Concrete Blonde
IRS Records/EMI

This year marks the 30th anniversary of Concrete Blonde’s Bloodletting album. It was released the year I graduated high school and at a time when I recall being immersed in novels by Anne Rice. ‘Bloodletting (The Vampire Song)’ and the whole concept from album cover – with its sensual red roses and singular white one on a black backdrop, subtly blood splattered, and designed by singer-songwriter and bassist Johnette Napolitano –  to every single song written spoke to me, or more aptly put, called to me, and when I bring it out for a listen every once and a while, let’s just say the nostalgia of it feels enchanting and comforting. This album is apparently their first foray as a gothic rock band. Every single song on it is noteworthy and amazing. Johnette Napolitano, a Hollywood, California native, is now and was then a strong female idol for many, with such a hauntingly powerful, beautiful and memorable voice, and a lovely sultry gothic dark look. Along with guitarist and co-founder James Mankey, and drummer Paul Thompson from Roxy Music, the crepuscular trio delivered this, their most commercially successful and certified gold record.

‘Bloodletting (The Vampire Song)’ starts with a growing eerie piercing cry of what I imagine to be bats infiltrating a pitch-black night sky, and then the creeping thick globular bass and smooth drums and haunting synth emerge, painting the picture of perhaps a dark and secluded cemetery, and then the deathly guitars start their razor-sharp guillotine descent into the underworld, which ring out higher when the beat picks up into the song’s main artery. The guitars continue with this sweeping Flanger effect on them that I just love, like velvet magic, and Napolitano starts her lovely singing, painting this mysterious and syrupy scene…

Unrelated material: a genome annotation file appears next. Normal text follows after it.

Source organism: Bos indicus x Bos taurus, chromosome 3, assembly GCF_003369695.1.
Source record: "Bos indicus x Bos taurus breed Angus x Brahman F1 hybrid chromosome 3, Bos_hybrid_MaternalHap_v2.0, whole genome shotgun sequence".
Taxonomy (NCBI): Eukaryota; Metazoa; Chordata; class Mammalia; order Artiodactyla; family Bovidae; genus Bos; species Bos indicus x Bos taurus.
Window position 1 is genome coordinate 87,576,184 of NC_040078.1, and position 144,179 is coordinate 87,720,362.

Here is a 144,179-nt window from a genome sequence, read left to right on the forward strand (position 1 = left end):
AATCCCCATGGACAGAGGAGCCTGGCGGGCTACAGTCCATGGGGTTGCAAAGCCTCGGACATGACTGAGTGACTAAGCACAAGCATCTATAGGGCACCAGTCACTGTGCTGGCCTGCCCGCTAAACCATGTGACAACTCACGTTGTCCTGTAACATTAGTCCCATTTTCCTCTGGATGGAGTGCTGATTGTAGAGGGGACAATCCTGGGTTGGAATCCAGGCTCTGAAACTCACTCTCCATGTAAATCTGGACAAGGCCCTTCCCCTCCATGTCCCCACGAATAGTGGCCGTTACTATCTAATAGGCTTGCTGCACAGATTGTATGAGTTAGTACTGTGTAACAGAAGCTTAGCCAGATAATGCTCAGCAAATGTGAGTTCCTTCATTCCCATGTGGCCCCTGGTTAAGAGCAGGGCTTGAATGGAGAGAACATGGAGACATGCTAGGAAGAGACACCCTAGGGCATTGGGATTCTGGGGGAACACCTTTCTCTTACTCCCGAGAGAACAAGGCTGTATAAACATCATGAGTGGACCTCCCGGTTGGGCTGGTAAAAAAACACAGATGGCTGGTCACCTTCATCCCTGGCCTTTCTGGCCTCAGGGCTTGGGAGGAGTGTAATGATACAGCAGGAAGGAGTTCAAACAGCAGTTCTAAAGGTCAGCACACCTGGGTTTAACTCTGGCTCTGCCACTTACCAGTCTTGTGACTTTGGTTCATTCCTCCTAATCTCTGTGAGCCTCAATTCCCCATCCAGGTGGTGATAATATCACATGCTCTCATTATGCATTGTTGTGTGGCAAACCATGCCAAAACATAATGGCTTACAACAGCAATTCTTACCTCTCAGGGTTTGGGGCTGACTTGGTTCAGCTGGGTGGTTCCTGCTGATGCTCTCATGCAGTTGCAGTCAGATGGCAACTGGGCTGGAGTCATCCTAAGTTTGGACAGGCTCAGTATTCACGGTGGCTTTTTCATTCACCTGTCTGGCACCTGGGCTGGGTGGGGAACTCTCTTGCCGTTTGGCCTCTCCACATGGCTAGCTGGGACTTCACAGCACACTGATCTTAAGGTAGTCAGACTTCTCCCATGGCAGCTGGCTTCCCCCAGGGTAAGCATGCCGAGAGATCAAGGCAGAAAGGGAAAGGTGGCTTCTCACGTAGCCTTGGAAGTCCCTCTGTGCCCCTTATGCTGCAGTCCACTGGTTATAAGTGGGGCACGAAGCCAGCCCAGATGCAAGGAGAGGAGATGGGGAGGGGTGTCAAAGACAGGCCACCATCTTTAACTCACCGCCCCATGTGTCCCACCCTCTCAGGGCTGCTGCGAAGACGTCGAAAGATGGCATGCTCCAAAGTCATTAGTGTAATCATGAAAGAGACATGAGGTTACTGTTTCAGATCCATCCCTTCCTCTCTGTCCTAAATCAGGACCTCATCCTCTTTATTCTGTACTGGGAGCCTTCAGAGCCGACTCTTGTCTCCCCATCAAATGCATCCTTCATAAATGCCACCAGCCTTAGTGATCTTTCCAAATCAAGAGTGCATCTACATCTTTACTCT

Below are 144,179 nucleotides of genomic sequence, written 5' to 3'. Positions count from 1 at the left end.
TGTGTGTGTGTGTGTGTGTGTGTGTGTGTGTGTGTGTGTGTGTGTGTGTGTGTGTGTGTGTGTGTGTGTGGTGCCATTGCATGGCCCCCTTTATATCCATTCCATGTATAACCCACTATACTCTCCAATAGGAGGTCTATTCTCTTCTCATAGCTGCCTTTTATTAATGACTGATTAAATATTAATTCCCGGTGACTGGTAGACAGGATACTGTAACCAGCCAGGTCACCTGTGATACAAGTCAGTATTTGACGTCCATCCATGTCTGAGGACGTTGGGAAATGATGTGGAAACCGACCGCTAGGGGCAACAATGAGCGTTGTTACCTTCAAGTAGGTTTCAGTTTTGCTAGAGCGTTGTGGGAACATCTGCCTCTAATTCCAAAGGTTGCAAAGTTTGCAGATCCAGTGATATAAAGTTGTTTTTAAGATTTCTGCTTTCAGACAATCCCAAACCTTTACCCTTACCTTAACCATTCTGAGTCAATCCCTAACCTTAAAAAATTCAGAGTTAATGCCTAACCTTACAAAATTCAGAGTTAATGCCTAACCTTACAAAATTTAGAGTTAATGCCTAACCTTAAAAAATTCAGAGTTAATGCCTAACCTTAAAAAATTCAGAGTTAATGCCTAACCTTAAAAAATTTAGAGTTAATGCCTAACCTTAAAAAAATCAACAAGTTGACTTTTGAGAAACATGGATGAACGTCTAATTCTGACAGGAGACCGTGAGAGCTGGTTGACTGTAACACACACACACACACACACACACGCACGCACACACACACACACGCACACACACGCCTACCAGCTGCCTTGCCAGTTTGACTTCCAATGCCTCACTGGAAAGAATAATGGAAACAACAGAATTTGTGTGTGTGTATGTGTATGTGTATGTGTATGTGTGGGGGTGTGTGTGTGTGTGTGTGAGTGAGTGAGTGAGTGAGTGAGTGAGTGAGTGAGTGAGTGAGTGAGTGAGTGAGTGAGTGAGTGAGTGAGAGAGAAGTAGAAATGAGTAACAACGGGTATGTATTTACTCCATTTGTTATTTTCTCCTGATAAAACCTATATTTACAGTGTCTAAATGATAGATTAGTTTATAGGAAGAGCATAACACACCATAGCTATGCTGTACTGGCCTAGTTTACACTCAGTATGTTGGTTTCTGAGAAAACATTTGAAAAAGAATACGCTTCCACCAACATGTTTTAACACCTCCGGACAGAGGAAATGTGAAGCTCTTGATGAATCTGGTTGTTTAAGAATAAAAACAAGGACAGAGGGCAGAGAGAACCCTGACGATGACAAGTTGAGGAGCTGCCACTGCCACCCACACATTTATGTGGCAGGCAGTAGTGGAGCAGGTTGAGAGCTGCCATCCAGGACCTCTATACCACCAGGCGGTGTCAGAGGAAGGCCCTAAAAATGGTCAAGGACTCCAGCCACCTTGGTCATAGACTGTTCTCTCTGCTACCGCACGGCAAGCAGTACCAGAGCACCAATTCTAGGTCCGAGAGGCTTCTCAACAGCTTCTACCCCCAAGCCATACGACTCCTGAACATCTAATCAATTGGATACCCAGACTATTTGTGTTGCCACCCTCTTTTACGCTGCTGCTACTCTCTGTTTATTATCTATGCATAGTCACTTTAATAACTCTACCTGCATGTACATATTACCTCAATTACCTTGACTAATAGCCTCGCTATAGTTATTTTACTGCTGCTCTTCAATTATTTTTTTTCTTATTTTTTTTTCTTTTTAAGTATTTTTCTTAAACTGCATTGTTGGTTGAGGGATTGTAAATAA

There’s a crack in the mirror
And a bloodstain on the bed
Oh, you were a vampire
And baby, I’m the walking dead

I got the ways and means
To New Orleans
I’m going down by the river
Where it’s warm and green
I’m gonna have a drink
And walk around
I got a lot to think about
Oh yeah

The song has got this enticing rhythm that you can’t help swaying and moving to. The production is dark smooth and simple, and the band being a trio makes their sound somewhat minimalistic but with a shiny glossy and bold clarity. Johnette’s singing is triumphant with its fluidity and range, Mankey’s guitar hooks are forever memorable, and Thompson’s drumming is bright and distinctive.

I love the heaviness of the next song – ‘The Sky is a Poisonous Garden’ – which blasts off right away, as well as just the title – it evokes poetry and a hot and swampy southern state climate. Is this a book title? It should be. The way the vocals are overdubbed and the piercing guitar riffing throughout that sounds cold and dark and crunchy, then a wonderful melodious solo. Johnette is a beautiful lyricist and that comes through wonderfully in this song…

Eleanor trembles.
Eleanor moans.
Somehow, this body is someone
She always has known
She cries tears on his chest
O so silent and slow-

She said please don’t go.
Please don’t go
And she cried and she died in his arms
And he cried nevermore
The moon is full, the stars are bright
And the sky is a poisonous garden

Caroline’ is slower and moody, with a groovy rhythm and echoing soundscape of guitar chords. You can really feel Johnette’s smokey and deep throaty vocal quality, but then she explodes to higher levels in the chorus. I love the overdubbed background vocals like an ethereal mist floating to heaven. Mankey’s guitar solos are really expressive and electric throughout the record and here too. Another song with incredible lyrics, a story about break-up, heart-ache and goodbyes.

Well, I hear you’re driving someone else’s car now
She said you came and took your stuff away
All the poetry and the trunk you kept your life in
I knew that it would come to that someday
Like a sad hallucination
When I opened up my eyes
The train had passed the station
And you were trapped inside
Yet I never wonder where you went
I only wonder why, I wonder why

Oh Caroline
Oh Caroline
Oh, oh Caroline

Darkening of the Light’ sways and caresses and puts you in a trance with its movements and echoing ghostly lyrics and sounds. Peter Buck from REM plays the Mandolin on this, traipsing plucky pretty trickles, and an eloquent slide guitar, tearful like whales communicating, played by Athens, GA, producer, John Keene.

Like a ghost (like a ghost)
Is the curtain (is the curtain)
In the white light of the morning.
Dancing (dancing)
In the morning (in the morning)
Are you there? Are you there?

And a shadow (and a shadow)
Like a sadness (like a sadness)
Falling all across the garden
Dancing (dancing)
In the garden (in the garden)
Are you there? Are you there?

Shine on friend. Goodnight